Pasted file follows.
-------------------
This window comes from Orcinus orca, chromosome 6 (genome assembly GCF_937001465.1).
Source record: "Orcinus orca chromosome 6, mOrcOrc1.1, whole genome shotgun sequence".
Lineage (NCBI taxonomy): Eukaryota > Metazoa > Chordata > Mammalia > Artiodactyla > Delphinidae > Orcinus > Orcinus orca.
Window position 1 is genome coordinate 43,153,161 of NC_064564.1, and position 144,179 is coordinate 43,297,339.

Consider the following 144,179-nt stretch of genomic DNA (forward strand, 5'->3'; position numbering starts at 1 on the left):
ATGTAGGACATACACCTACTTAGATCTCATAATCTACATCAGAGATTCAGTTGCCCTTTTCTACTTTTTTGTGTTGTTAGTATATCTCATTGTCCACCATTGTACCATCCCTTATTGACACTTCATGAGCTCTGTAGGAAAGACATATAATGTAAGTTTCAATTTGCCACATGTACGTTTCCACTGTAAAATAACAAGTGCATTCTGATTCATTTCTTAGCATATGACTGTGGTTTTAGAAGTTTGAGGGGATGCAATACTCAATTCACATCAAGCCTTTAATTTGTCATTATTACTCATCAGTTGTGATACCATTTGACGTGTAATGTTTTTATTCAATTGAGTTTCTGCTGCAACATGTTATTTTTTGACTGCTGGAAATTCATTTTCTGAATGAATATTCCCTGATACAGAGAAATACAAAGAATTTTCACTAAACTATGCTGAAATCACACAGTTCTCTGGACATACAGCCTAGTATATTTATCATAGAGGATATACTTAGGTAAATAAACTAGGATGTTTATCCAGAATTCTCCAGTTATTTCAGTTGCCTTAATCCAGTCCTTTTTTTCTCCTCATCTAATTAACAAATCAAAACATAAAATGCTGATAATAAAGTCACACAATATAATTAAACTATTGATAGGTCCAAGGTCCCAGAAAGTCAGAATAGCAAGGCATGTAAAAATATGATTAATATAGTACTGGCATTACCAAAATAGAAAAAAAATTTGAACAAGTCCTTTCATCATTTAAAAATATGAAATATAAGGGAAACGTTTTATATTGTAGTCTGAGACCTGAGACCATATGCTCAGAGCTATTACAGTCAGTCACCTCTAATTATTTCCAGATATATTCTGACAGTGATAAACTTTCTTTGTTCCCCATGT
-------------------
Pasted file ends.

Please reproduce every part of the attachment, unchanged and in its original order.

This window comes from Orcinus orca, chromosome 6 (genome assembly GCF_937001465.1).
Source record: "Orcinus orca chromosome 6, mOrcOrc1.1, whole genome shotgun sequence".
Lineage (NCBI taxonomy): Eukaryota > Metazoa > Chordata > Mammalia > Artiodactyla > Delphinidae > Orcinus > Orcinus orca.
Window position 1 is genome coordinate 43,153,161 of NC_064564.1, and position 144,179 is coordinate 43,297,339.

Consider the following 144,179-nt stretch of genomic DNA (forward strand, 5'->3'; position numbering starts at 1 on the left):
ATGTAGGACATACACCTACTTAGATCTCATAATCTACATCAGAGATTCAGTTGCCCTTTTCTACTTTTTTGTGTTGTTAGTATATCTCATTGTCCACCATTGTACCATCCCTTATTGACACTTCATGAGCTCTGTAGGAAAGACATATAATGTAAGTTTCAATTTGCCACATGTACGTTTCCACTGTAAAATAACAAGTGCATTCTGATTCATTTCTTAGCATATGACTGTGGTTTTAGAAGTTTGAGGGGATGCAATACTCAATTCACATCAAGCCTTTAATTTGTCATTATTACTCATCAGTTGTGATACCATTTGACGTGTAATGTTTTTATTCAATTGAGTTTCTGCTGCAACATGTTATTTTTTGACTGCTGGAAATTCATTTTCTGAATGAATATTCCCTGATACAGAGAAATACAAAGAATTTTCACTAAACTATGCTGAAATCACACAGTTCTCTGGACATACAGCCTAGTATATTTATCATAGAGGATATACTTAGGTAAATAAACTAGGATGTTTATCCAGAATTCTCCAGTTATTTCAGTTGCCTTAATCCAGTCCTTTTTTTCTCCTCATCTAATTAACAAATCAAAACATAAAATGCTGATAATAAAGTCACACAATATAATTAAACTATTGATAGGTCCAAGGTCCCAGAAAGTCAGAATAGCAAGGCATGTAAAAATATGATTAATATAGTACTGGCATTACCAAAATAGAAAAAAAATTTGAACAAGTCCTTTCATCATTTAAAAATATGAAATATAAGGGAAACGTTTTATATTGTAGTCTGAGACCTGAGACCATATGCTCAGAGCTATTACAGTCAGTCACCTCTAATTATTTCCAGATATATTCTGACAGTGATAAACTTTCTTTGTTCCCCATGT